Para Pole Update

Challenging the interests of para-sport is the threat of one sided and predictable competition, in which the least impaired athlete always wins. To prevent this, para-athletes are placed in categories for competition based on their impairment, these are called sport classes. The IPC classification system determines which athletes are eligible to compete in a sport and how athletes are grouped together for competition. This, to a certain extent, is similar to grouping athletes by age, gender or weight.

 

In para-sport, athletes are grouped by the degree of activity limitation resulting from the impairment. Different sports require athletes to perform different activities. As sports require different activities, the impact of the impairment on each sport also differs (sourced from Classification Model Rules for Para Sports, January 2017- IPC International Paralympics Comité, available at www.paralympic.org/classification). Therefore, for classification to minimise the impact of impairment on pole sport performance, classification is now pole sport specific.

 

In Pole Sports the IPSF have selected the following eligible conditions to be part of Para Pole with further classifications and rule modifications:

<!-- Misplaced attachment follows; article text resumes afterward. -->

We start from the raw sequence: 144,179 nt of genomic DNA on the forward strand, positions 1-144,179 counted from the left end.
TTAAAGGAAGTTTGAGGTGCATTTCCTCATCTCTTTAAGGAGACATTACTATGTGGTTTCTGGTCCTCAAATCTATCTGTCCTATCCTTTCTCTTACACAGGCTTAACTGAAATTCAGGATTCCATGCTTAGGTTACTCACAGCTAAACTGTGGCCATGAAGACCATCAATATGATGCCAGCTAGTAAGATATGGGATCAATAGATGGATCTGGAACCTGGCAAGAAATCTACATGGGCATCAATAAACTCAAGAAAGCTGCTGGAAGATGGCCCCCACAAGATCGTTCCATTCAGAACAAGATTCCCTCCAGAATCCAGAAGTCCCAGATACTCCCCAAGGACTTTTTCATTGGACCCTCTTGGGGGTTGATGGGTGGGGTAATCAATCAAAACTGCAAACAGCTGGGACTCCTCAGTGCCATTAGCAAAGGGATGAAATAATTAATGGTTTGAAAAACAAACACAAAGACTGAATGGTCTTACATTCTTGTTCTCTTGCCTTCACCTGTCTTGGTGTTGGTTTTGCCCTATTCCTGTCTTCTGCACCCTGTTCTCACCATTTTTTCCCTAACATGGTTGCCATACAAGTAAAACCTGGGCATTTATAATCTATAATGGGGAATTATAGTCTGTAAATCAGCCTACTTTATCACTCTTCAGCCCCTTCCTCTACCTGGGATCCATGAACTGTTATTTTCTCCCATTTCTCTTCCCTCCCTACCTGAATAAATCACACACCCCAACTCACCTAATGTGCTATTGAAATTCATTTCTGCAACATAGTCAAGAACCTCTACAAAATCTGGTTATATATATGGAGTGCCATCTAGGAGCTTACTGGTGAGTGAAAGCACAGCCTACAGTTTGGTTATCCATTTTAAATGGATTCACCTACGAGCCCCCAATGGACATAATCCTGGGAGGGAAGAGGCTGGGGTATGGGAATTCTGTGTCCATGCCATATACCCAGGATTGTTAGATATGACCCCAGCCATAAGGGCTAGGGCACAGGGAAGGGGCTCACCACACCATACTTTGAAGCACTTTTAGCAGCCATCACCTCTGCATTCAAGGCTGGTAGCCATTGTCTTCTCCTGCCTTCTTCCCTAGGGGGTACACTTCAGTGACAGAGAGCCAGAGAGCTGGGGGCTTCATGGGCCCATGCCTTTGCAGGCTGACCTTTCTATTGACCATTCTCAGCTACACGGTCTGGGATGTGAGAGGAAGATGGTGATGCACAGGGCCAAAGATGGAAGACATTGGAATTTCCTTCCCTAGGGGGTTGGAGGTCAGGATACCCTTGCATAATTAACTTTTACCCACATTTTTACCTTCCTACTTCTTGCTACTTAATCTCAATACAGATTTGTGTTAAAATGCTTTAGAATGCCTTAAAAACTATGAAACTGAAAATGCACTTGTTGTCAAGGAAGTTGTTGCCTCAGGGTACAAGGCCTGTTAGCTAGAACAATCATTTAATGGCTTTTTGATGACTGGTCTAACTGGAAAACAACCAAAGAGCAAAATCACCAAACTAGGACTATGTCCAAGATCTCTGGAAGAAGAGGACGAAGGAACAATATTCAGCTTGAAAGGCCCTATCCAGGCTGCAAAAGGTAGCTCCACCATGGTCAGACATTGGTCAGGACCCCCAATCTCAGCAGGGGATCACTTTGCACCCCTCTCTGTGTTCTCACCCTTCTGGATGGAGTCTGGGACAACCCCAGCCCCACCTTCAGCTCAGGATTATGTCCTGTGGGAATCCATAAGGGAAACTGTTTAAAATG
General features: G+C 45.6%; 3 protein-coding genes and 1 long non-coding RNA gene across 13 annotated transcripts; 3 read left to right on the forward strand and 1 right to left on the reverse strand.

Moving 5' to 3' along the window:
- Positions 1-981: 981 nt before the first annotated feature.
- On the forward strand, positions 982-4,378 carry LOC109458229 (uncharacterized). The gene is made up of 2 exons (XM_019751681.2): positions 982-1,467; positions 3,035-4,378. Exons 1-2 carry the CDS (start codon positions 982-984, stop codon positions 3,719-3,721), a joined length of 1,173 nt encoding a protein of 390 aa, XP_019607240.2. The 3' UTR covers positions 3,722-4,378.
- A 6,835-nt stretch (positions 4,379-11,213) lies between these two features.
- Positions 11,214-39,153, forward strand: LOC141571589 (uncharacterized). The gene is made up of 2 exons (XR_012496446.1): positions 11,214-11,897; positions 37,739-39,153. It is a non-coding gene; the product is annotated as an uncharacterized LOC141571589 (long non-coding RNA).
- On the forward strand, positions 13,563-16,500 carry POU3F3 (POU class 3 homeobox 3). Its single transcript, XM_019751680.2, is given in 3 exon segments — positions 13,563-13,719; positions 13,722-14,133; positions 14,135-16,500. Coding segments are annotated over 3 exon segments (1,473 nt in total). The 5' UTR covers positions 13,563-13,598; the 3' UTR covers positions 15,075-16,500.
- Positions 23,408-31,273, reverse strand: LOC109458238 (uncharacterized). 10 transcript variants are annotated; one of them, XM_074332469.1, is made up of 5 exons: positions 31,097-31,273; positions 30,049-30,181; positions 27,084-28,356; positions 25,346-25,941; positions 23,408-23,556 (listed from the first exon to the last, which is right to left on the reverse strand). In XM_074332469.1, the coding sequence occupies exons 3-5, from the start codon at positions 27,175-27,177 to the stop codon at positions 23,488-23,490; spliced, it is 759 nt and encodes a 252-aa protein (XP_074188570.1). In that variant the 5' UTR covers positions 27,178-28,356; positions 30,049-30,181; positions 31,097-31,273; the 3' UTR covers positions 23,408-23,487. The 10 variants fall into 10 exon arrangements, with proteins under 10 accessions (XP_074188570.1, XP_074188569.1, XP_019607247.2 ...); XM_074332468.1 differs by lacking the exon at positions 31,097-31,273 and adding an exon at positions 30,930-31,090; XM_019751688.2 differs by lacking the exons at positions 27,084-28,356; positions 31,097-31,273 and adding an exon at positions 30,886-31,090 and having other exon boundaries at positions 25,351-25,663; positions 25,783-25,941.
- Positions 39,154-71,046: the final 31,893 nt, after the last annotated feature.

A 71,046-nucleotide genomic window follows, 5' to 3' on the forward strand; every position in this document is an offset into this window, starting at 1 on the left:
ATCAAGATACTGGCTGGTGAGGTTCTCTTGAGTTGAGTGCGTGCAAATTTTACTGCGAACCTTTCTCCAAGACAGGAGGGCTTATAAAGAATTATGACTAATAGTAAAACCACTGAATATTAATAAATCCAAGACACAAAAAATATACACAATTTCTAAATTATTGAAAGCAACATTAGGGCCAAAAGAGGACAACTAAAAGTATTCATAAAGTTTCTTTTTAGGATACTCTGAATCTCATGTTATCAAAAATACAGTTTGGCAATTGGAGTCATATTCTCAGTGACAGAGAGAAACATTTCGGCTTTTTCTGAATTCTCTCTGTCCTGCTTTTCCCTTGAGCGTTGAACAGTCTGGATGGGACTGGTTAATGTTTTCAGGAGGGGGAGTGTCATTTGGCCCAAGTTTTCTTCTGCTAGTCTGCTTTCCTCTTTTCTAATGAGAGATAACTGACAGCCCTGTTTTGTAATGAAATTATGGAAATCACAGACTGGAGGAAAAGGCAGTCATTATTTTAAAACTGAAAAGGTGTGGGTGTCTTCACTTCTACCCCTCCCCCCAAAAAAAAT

1. Impaired muscle power:

a. Group one: PPMP1 – Able to walk

b. Group two: PPMP2 – Use of wheelchair

 

2. Limb deficiency:

a. Group one: PPLD1 -Absence of  one arm, amputation or congenital limb deficiency above the elbow

b. Group two: PPLD2 - Absence of one leg, amputation or congenital limb deficiency above the knee

c. Group three: PPD3 -Absence of one arm, amputation or congenital limb deficiency below the elbow

d. Group four: PPD4 - Absence of one leg, amputation or congenital limb deficiency below the knee.

 

3. Vision impairment:

a. Group PPVI: legally blind

 

Description of eligible impairments accordingly to the International Paralympic Organisation:

 

1.- Impaired muscle power: Reduced force generated by muscles or muscle groups, such as muscles of one limb or the lower half of the body, as caused, for example, by spinal cord injuries, spina bifida or polio.

 

2.- Limb deficiency: Total or partial absence of bones or joints as a consequence of trauma (e.g. car accident), illness (e.g. bone cancer) or congenital limb deficiency (e.g. dysmelia).

 

3.- Visual impairment: Vision is impacted by either an impairment of the eye structure, optical nerves or optical pathways, or the visual cortex. A visual capacity of 5% or less.

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